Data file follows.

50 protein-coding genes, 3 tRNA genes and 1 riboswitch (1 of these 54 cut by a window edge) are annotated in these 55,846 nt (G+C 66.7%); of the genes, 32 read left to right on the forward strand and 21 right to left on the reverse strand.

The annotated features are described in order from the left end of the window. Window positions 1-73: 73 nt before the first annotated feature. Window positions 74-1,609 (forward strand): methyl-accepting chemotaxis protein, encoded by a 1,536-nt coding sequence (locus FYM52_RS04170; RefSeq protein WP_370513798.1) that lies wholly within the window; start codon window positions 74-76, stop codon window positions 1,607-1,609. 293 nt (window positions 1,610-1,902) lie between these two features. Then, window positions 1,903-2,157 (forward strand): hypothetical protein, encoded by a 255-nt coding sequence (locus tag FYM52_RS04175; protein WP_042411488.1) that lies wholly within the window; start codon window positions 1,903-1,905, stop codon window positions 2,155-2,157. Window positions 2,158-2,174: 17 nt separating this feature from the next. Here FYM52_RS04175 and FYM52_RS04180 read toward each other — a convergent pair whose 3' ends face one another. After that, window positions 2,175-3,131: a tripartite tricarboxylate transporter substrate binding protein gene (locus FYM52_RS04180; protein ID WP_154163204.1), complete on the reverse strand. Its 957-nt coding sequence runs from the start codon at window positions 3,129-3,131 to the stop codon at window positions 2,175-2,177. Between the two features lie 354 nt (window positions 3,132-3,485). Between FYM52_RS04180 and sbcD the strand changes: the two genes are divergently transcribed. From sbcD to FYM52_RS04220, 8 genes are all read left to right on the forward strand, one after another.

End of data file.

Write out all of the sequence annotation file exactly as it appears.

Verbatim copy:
50 protein-coding genes, 3 tRNA genes and 1 riboswitch (1 of these 54 cut by a window edge) are annotated in these 55,846 nt (G+C 66.7%); of the genes, 32 read left to right on the forward strand and 21 right to left on the reverse strand.

The annotated features are described in order from the left end of the window. Window positions 1-73: 73 nt before the first annotated feature. Window positions 74-1,609 (forward strand): methyl-accepting chemotaxis protein, encoded by a 1,536-nt coding sequence (locus FYM52_RS04170; RefSeq protein WP_370513798.1) that lies wholly within the window; start codon window positions 74-76, stop codon window positions 1,607-1,609. 293 nt (window positions 1,610-1,902) lie between these two features. Then, window positions 1,903-2,157 (forward strand): hypothetical protein, encoded by a 255-nt coding sequence (locus tag FYM52_RS04175; protein WP_042411488.1) that lies wholly within the window; start codon window positions 1,903-1,905, stop codon window positions 2,155-2,157. Window positions 2,158-2,174: 17 nt separating this feature from the next. Here FYM52_RS04175 and FYM52_RS04180 read toward each other — a convergent pair whose 3' ends face one another. After that, window positions 2,175-3,131: a tripartite tricarboxylate transporter substrate binding protein gene (locus FYM52_RS04180; protein ID WP_154163204.1), complete on the reverse strand. Its 957-nt coding sequence runs from the start codon at window positions 3,129-3,131 to the stop codon at window positions 2,175-2,177. Between the two features lie 354 nt (window positions 3,132-3,485). Between FYM52_RS04180 and sbcD the strand changes: the two genes are divergently transcribed. From sbcD to FYM52_RS04220, 8 genes are all read left to right on the forward strand, one after another.